The oldest Linux distro got a big upgrade

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The creators of Slackware Linux, the oldest distribution for the operating system that is still maintained, have released a new update – version 15.0

Although it took a long time to show up, it’s finally here.

Namely, the founder of this distro, Patrick Volderding, has not released a new version since 2016 and 14.2, and this latest one arrived a year after the presentation of the beta version. But the focus was to introduce more modern Slackware, but not to move away from fans, especially at a time when Linux development is moving away from the Unix structure.

“The challenge this time was to adopt as many good things as we could without changing the character of the operating system. Let it be known but modern,” Volderding said after the distro’s presentation.

It was not easy, nor was it easy. Prior to the introduction of the stable version, Slackware maintainers created more than 400 different Linux kernel versions and then “settled” with 5.15.19 because it has long-term support. More specifically, by October 2023.

15.0 comes with a better desktop experience thanks to KDE Plasma 5 version 5.23.5 and Xfce 4.16. Also, KDE supports booting under Wayland or X11. Slackware-related programming languages ​​are Rust and Python versions 3, which means that Qt4 and Qt5 have been rejected. And it should be noted that Slackware 15.0 x86_64 has support for systems on UEFI firmware.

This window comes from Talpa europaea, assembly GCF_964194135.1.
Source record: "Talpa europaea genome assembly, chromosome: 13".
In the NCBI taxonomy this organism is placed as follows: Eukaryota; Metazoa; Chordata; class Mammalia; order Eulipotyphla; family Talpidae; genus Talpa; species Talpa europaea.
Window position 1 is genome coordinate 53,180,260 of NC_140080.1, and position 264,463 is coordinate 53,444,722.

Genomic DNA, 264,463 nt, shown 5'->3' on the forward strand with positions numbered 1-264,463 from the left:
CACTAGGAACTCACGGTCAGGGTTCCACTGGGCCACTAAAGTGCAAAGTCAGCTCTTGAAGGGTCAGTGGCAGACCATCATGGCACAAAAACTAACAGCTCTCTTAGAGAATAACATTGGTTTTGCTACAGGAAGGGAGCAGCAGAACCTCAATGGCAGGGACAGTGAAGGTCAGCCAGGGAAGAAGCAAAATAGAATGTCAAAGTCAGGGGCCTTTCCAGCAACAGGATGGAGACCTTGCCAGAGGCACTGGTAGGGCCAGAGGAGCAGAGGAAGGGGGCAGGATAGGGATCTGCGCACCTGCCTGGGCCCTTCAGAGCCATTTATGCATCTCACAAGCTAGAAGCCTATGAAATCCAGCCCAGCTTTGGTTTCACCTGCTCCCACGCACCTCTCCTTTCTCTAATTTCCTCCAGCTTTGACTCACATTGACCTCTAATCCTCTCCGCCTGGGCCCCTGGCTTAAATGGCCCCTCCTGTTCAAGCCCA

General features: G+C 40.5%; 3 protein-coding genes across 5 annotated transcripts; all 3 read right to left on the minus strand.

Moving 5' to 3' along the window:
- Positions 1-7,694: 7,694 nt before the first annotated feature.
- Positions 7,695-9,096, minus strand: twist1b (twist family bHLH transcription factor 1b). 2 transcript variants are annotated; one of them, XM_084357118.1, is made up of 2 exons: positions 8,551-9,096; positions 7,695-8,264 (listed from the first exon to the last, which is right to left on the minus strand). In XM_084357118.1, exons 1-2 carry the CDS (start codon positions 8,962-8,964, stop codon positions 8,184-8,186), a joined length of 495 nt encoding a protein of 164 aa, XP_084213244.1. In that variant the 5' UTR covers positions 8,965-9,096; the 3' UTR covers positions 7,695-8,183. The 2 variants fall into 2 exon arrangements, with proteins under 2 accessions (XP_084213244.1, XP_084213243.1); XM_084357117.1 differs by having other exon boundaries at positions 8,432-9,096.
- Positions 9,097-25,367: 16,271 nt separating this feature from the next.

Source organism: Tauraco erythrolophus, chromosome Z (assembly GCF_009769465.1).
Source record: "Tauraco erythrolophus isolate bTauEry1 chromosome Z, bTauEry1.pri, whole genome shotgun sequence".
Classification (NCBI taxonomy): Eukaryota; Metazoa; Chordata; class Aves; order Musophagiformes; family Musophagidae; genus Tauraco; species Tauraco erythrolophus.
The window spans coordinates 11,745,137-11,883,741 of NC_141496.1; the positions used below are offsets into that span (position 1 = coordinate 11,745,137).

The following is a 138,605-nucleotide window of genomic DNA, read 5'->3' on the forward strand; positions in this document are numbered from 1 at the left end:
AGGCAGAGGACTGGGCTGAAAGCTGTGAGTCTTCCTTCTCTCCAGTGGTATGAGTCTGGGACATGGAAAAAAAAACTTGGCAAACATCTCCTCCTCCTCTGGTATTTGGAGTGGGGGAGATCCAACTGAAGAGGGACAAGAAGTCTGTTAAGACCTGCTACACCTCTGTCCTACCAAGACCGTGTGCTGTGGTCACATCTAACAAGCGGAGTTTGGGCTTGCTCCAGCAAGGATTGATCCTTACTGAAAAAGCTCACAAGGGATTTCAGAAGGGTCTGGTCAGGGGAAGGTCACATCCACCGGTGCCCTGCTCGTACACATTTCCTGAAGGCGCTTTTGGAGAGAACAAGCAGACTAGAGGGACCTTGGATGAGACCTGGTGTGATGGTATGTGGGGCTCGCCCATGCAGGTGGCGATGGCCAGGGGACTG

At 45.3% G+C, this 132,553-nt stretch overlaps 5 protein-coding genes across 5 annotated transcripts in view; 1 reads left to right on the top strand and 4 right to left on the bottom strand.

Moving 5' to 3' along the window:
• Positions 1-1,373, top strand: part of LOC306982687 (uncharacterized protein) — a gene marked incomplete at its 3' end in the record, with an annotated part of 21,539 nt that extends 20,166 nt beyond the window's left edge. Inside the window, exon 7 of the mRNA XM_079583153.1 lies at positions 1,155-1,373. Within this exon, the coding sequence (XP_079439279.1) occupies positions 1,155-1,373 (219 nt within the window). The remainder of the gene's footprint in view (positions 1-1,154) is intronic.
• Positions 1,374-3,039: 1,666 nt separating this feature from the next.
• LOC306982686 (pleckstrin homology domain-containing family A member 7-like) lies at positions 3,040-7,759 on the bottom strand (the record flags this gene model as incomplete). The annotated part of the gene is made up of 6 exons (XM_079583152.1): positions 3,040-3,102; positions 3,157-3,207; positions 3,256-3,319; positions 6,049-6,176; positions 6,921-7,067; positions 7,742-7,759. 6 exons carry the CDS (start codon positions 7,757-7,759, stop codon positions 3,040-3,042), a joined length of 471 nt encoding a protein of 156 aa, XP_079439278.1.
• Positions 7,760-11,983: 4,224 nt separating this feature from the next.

By the way, Slackware was created in 1993, and if you need paying support to “emulate” Linux, then it is the solution for everyone. It may have been repulsive in appearance so far, but it is extremely functional and gives the user more control than any other. Such a thing is very important for those advanced users who care about a larger number of devices. Now we just need to see how users will accept the modern approach, the impression, and in general a slightly different distro than it has been all these almost three decades.

Why does Linux beat Windows 11 when using Intel Alder Lake-S processors?

Linux outperforms Windows 11 with the latest Intel CPUs because, with the introduction of Kernel 5.16, workload management and distribution have been substantially improved, as has the performance of the Intel Alder Lake-S processors. They have both high-performance and high-efficiency cores.

Phoronix conducted thorough testing with an Intel Core i9-12900K processor, Windows 11 Pro, Ubuntu 22.04 with kernel 5.16, Linux kernel 5.17-rc3, and Intel Clear Linux 35810. The results speak for themselves, and they confirm what we have said: Linux beats Windows 11 with that Core i9-12900K, and it does so in no more and no less than 63.5 percent of the total.

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